Debit cards remain the king among payment methods on the European continent due to their convenience and versatility. We use them to buy groceries and airline tickets, pay bills and subscription fees, withdraw cash, and enjoy financial freedom while travelling or living abroad. Debit cards have become an integral part of our everyday finances, so it’s important for anyone who strives to manage their money wisely to understand how they work, how to get one, and what fees may apply for using them. Let’s dig deeper into each of these key points one by one.
A debit card is a plastic or metal payment card that is linked to your checking account. When you swipe your card at a POS terminal or withdraw cash from an ATM, the money is debited from this account. Thus, the spending limit on a debit card depends exclusively on the available funds in your bank account, and this is what distinguishes it from a credit card that allows the user to borrow funds to make purchases and has a credit limit set by the bank.
There are also prepaid debit cards that are not tied to a bank account and are topped up by the cardholder via an online payment transfer or by loading cash at an ATM. These cards can serve as an alternative to cash in your wallet if you cannot open a bank account for whatever reason, or as pocket money given to kids. Yet they can come with high fees, so make sure you thoroughly go over terms and conditions before you give them a shot.
How do debit cards work? When you swipe your card at a checkout terminal or enter your card details on a website, the merchant’s system sends the transaction data to your card network such as Visa or Mastercard. The card network contacts your issuing bank to approve the transaction. Your bank then places a hold on part of your funds equal to the purchase amount and later releases them to the merchant. The entire process takes just a few seconds.
To become a proud debit card owner, follow a few simple steps:
Banks may have strict eligibility criteria for opening a checking account, so start with exploring available options and select the ones that you are eligible for. Don’t skip neobanks and other fintechs: they are less demanding and usually do not require you to make the minimum deposit to open an account. This alternative can be a real lifesaver for immigrants and expats struggling to navigate the complicated traditional banking system in their new country.
After that, compare debit card offers from your chosen range of providers, including fees and benefits, and opt for the one that suits you best. For example, you might seek a card with the highest cash back rewards, or you might want to earn miles for purchases and redeem them for flights. Or maybe you are a digital nomad looking for the best exchange rates and lowest international transfer fees? The debit card market is saturated, so you’ll definitely find your perfect fit.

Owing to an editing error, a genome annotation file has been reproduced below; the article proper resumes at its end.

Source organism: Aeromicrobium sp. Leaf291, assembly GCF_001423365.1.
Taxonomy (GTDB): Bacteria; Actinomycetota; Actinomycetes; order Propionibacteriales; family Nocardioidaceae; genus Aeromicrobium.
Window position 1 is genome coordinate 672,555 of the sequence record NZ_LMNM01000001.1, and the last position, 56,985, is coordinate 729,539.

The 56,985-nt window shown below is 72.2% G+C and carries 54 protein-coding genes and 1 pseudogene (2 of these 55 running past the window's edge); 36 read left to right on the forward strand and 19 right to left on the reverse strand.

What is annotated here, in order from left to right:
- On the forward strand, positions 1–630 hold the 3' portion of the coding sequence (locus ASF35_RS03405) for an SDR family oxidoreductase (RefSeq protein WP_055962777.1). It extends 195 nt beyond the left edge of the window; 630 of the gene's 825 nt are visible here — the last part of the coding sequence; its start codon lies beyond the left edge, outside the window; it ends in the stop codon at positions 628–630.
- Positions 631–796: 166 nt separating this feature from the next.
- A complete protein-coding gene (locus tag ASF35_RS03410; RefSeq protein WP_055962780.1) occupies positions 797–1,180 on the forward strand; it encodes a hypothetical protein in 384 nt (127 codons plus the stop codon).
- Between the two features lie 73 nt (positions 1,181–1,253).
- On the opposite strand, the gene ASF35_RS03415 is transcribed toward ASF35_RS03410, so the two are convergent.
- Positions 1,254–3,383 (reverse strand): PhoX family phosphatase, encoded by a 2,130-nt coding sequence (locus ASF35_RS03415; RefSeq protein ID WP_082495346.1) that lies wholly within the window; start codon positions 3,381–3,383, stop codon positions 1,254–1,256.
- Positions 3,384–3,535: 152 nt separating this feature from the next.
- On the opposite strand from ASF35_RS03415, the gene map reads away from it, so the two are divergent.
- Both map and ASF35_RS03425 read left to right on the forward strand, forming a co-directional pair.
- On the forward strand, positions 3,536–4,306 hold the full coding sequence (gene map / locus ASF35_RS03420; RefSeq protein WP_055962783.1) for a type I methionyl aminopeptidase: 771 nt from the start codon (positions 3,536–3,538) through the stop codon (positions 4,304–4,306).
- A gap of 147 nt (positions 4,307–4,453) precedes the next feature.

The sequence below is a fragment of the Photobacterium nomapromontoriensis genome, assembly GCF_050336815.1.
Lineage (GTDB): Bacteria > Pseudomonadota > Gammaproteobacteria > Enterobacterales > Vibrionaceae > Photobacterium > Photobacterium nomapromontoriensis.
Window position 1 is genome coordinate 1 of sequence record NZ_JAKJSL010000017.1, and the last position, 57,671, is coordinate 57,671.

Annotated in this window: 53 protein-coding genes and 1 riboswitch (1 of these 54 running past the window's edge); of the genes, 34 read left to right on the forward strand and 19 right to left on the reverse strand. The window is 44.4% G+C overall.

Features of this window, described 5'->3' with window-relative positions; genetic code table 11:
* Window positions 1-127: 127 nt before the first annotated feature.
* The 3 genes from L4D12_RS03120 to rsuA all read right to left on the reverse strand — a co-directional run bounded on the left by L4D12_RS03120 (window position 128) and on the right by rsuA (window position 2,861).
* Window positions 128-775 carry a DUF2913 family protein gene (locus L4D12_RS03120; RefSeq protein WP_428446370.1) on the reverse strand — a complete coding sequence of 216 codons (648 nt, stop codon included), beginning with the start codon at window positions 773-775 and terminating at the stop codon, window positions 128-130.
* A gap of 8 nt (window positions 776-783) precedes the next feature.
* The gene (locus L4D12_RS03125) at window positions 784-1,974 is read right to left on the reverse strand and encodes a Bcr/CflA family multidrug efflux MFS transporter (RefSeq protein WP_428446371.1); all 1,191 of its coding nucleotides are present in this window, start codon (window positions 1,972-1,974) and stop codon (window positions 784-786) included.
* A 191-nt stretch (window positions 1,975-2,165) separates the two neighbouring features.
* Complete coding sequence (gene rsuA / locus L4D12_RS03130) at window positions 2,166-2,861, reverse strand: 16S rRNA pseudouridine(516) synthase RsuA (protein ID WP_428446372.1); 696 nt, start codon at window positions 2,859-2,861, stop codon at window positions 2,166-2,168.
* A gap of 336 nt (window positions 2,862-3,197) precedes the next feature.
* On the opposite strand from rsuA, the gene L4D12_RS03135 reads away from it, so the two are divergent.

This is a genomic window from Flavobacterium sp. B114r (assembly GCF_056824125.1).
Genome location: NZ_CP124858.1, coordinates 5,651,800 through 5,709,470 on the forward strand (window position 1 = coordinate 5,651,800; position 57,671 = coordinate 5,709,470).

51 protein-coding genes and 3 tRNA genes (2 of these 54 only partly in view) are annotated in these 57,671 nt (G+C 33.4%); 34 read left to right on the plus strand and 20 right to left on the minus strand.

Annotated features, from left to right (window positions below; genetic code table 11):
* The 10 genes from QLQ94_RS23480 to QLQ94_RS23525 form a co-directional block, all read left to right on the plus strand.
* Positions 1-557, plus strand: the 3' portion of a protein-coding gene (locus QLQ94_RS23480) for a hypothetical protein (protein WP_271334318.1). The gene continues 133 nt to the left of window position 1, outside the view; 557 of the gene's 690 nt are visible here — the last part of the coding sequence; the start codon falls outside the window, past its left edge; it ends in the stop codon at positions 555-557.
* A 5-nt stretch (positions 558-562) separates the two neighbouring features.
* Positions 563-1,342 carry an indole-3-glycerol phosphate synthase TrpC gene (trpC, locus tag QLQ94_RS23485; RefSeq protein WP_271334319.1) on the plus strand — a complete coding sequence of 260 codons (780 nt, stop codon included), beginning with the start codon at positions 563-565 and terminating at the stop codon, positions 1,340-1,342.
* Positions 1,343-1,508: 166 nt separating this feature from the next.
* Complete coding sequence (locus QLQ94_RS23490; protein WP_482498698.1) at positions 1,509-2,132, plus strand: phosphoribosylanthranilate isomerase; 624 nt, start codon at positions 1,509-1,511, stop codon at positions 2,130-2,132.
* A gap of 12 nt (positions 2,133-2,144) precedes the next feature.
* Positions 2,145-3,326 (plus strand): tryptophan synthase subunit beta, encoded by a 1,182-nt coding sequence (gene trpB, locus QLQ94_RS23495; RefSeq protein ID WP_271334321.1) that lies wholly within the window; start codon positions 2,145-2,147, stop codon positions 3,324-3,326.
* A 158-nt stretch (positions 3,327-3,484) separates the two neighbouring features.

There are two common ways to apply: online or at a bank branch. However, if you choose a traditional bank, you may have to make a visit to a physical branch anyway to verify your identity to a bank teller. Challenger banks skip this step and check the documents and data provided by you without your personal presence. Once your account is opened, all you have to do is to wait for your debit card to arrive in your mailbox, which may take from 7 to 14 days.
Congratulations, you hold your brand-new debit card in your hand! To start making purchases, you should activate it and set a PIN. To do this, follow the printed instructions provided with the card, or find a how-to guide on the bank’s website or in its mobile app.
Debit cards can be used to make purchases online and in stores. When paying in person, you’ll need to dip, swipe, or tap your debit card at the POS terminal and then enter a PIN or sign the merchant’s receipt if required.
Contactless debit cards using either near-field communication (NFC) or radio frequency identification (RFID) technology boomed in popularity during the COVID-19 pandemic, and demand for them has been growing ever since. You just need to bring your contactless card close to the card reader to instantly complete a transaction. Entering a PIN is only required if you make a purchase in excess of the established limit, for example 50 euros. This limit is set to make sure your card cannot be used to make an expensive purchase without your permission if it’s lost or stolen.
If you’re still concerned about possible theft and prefer leaving your wallet at home, you can add your card to a mobile payment service like Apple Pay or Google Pay and make contactless payments using your phone. A digital wallet can also be loaded with a virtual debit card, which has no physical equivalent.
To use a debit card to pay in online stores, select the card payment option and enter the card details in the appropriate fields on the checkout page. Debit cards are also convenient to use for money transfers to family and friends through dedicated peer-to-peer payment apps such as Wise or PayPal. Last but not least, debit cards allow you to use ATMs to withdraw cash, top up your card, check your account balance, or even pay your utility bills.